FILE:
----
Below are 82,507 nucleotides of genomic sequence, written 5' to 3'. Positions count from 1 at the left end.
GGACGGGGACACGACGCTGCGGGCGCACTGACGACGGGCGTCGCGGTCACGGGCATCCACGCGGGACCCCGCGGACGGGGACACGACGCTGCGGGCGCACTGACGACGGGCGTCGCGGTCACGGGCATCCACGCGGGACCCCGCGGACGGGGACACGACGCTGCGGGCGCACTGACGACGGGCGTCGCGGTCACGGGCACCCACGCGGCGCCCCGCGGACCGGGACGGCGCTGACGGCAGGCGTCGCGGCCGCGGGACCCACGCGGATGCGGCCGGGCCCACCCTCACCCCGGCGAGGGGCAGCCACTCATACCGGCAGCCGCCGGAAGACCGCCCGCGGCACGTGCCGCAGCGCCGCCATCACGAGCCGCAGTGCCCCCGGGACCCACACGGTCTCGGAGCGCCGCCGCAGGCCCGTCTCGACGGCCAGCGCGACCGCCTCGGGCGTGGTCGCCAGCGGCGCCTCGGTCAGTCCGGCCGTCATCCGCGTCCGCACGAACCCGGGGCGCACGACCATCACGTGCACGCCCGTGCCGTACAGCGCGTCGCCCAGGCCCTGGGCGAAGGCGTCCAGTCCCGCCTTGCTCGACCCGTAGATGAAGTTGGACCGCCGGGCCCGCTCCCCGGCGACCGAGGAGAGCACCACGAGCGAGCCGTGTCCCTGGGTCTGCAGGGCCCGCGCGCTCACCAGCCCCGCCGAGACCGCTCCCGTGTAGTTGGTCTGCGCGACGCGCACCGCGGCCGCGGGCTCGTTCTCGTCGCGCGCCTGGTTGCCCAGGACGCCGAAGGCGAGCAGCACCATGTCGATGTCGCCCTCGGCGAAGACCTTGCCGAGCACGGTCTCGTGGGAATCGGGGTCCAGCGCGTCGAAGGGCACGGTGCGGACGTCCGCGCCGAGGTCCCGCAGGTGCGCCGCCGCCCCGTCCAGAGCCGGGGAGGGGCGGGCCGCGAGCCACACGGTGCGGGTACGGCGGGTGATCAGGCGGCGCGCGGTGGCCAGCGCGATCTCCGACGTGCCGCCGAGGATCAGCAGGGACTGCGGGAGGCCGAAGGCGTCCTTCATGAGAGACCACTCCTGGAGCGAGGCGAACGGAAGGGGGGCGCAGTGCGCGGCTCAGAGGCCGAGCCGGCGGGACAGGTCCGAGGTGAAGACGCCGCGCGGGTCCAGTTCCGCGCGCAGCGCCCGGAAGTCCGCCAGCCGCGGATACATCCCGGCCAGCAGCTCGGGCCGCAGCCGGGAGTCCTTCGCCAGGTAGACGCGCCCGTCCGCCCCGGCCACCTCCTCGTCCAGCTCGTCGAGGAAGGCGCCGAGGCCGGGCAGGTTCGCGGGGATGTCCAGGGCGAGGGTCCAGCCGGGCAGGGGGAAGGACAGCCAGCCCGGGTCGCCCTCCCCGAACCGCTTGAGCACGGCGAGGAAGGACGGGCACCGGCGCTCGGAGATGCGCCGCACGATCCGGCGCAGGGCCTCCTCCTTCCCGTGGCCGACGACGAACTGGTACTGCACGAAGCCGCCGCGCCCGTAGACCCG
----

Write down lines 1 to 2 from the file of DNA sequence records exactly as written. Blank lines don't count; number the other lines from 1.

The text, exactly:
Below are 82,507 nucleotides of genomic sequence, written 5' to 3'. Positions count from 1 at the left end.
GGACGGGGACACGACGCTGCGGGCGCACTGACGACGGGCGTCGCGGTCACGGGCATCCACGCGGGACCCCGCGGACGGGGACACGACGCTGCGGGCGCACTGACGACGGGCGTCGCGGTCACGGGCATCCACGCGGGACCCCGCGGACGGGGACACGACGCTGCGGGCGCACTGACGACGGGCGTCGCGGTCACGGGCACCCACGCGGCGCCCCGCGGACCGGGACGGCGCTGACGGCAGGCGTCGCGGCCGCGGGACCCACGCGGATGCGGCCGGGCCCACCCTCACCCCGGCGAGGGGCAGCCACTCATACCGGCAGCCGCCGGAAGACCGCCCGCGGCACGTGCCGCAGCGCCGCCATCACGAGCCGCAGTGCCCCCGGGACCCACACGGTCTCGGAGCGCCGCCGCAGGCCCGTCTCGACGGCCAGCGCGACCGCCTCGGGCGTGGTCGCCAGCGGCGCCTCGGTCAGTCCGGCCGTCATCCGCGTCCGCACGAACCCGGGGCGCACGACCATCACGTGCACGCCCGTGCCGTACAGCGCGTCGCCCAGGCCCTGGGCGAAGGCGTCCAGTCCCGCCTTGCTCGACCCGTAGATGAAGTTGGACCGCCGGGCCCGCTCCCCGGCGACCGAGGAGAGCACCACGAGCGAGCCGTGTCCCTGGGTCTGCAGGGCCCGCGCGCTCACCAGCCCCGCCGAGACCGCTCCCGTGTAGTTGGTCTGCGCGACGCGCACCGCGGCCGCGGGCTCGTTCTCGTCGCGCGCCTGGTTGCCCAGGACGCCGAAGGCGAGCAGCACCATGTCGATGTCGCCCTCGGCGAAGACCTTGCCGAGCACGGTCTCGTGGGAATCGGGGTCCAGCGCGTCGAAGGGCACGGTGCGGACGTCCGCGCCGAGGTCCCGCAGGTGCGCCGCCGCCCCGTCCAGAGCCGGGGAGGGGCGGGCCGCGAGCCACACGGTGCGGGTACGGCGGGTGATCAGGCGGCGCGCGGTGGCCAGCGCGATCTCCGACGTGCCGCCGAGGATCAGCAGGGACTGCGGGAGGCCGAAGGCGTCCTTCATGAGAGACCACTCCTGGAGCGAGGCGAACGGAAGGGGGGCGCAGTGCGCGGCTCAGAGGCCGAGCCGGCGGGACAGGTCCGAGGTGAAGACGCCGCGCGGGTCCAGTTCCGCGCGCAGCGCCCGGAAGTCCGCCAGCCGCGGATACATCCCGGCCAGCAGCTCGGGCCGCAGCCGGGAGTCCTTCGCCAGGTAGACGCGCCCGTCCGCCCCGGCCACCTCCTCGTCCAGCTCGTCGAGGAAGGCGCCGAGGCCGGGCAGGTTCGCGGGGATGTCCAGGGCGAGGGTCCAGCCGGGCAGGGGGAAGGACAGCCAGCCCGGGTCGCCCTCCCCGAACCGCTTGAGCACGGCGAGGAAGGACGGGCACCGGCGCTCGGAGATGCGCCGCACGATCCGGCGCAGGGCCTCCTCCTTCCCGTGGCCGACGACGAACTGGTACTGCACGAAGCCGCCGCGCCCGTAGACCCG